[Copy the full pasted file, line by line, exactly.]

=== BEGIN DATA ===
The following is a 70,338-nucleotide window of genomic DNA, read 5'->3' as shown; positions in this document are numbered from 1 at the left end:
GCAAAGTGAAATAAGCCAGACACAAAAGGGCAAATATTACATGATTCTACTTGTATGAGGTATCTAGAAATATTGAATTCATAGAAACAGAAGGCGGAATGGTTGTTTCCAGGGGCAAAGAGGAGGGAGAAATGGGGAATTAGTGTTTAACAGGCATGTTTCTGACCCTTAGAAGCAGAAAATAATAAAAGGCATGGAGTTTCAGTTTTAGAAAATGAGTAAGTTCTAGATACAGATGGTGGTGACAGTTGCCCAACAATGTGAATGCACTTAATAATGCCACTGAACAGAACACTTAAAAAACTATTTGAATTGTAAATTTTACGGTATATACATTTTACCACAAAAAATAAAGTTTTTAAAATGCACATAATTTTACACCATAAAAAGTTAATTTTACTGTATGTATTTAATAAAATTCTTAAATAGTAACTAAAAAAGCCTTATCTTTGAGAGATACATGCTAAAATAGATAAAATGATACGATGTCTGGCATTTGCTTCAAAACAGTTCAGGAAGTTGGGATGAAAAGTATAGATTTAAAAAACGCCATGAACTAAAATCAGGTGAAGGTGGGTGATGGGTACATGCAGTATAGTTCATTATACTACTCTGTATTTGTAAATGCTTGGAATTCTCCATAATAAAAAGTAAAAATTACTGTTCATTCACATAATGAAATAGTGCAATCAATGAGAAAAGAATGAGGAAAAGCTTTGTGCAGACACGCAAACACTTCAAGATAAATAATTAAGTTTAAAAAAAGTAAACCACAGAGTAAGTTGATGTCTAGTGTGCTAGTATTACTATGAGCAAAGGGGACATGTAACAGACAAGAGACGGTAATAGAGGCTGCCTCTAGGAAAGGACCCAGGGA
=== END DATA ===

The following is a 70,338-nucleotide window of genomic DNA, read 5'->3' as shown; positions in this document are numbered from 1 at the left end:
GCAAAGTGAAATAAGCCAGACACAAAAGGGCAAATATTACATGATTCTACTTGTATGAGGTATCTAGAAATATTGAATTCATAGAAACAGAAGGCGGAATGGTTGTTTCCAGGGGCAAAGAGGAGGGAGAAATGGGGAATTAGTGTTTAACAGGCATGTTTCTGACCCTTAGAAGCAGAAAATAATAAAAGGCATGGAGTTTCAGTTTTAGAAAATGAGTAAGTTCTAGATACAGATGGTGGTGACAGTTGCCCAACAATGTGAATGCACTTAATAATGCCACTGAACAGAACACTTAAAAAACTATTTGAATTGTAAATTTTACGGTATATACATTTTACCACAAAAAATAAAGTTTTTAAAATGCACATAATTTTACACCATAAAAAGTTAATTTTACTGTATGTATTTAATAAAATTCTTAAATAGTAACTAAAAAAGCCTTATCTTTGAGAGATACATGCTAAAATAGATAAAATGATACGATGTCTGGCATTTGCTTCAAAACAGTTCAGGAAGTTGGGATGAAAAGTATAGATTTAAAAAACGCCATGAACTAAAATCAGGTGAAGGTGGGTGATGGGTACATGCAGTATAGTTCATTATACTACTCTGTATTTGTAAATGCTTGGAATTCTCCATAATAAAAAGTAAAAATTACTGTTCATTCACATAATGAAATAGTGCAATCAATGAGAAAAGAATGAGGAAAAGCTTTGTGCAGACACGCAAACACTTCAAGATAAATAATTAAGTTTAAAAAAAGTAAACCACAGAGTAAGTTGATGTCTAGTGTGCTAGTATTACTATGAGCAAAGGGGACATGTAACAGACAAGAGACGGTAATAGAGGCTGCCTCTAGGAAAGGACCCAGGGA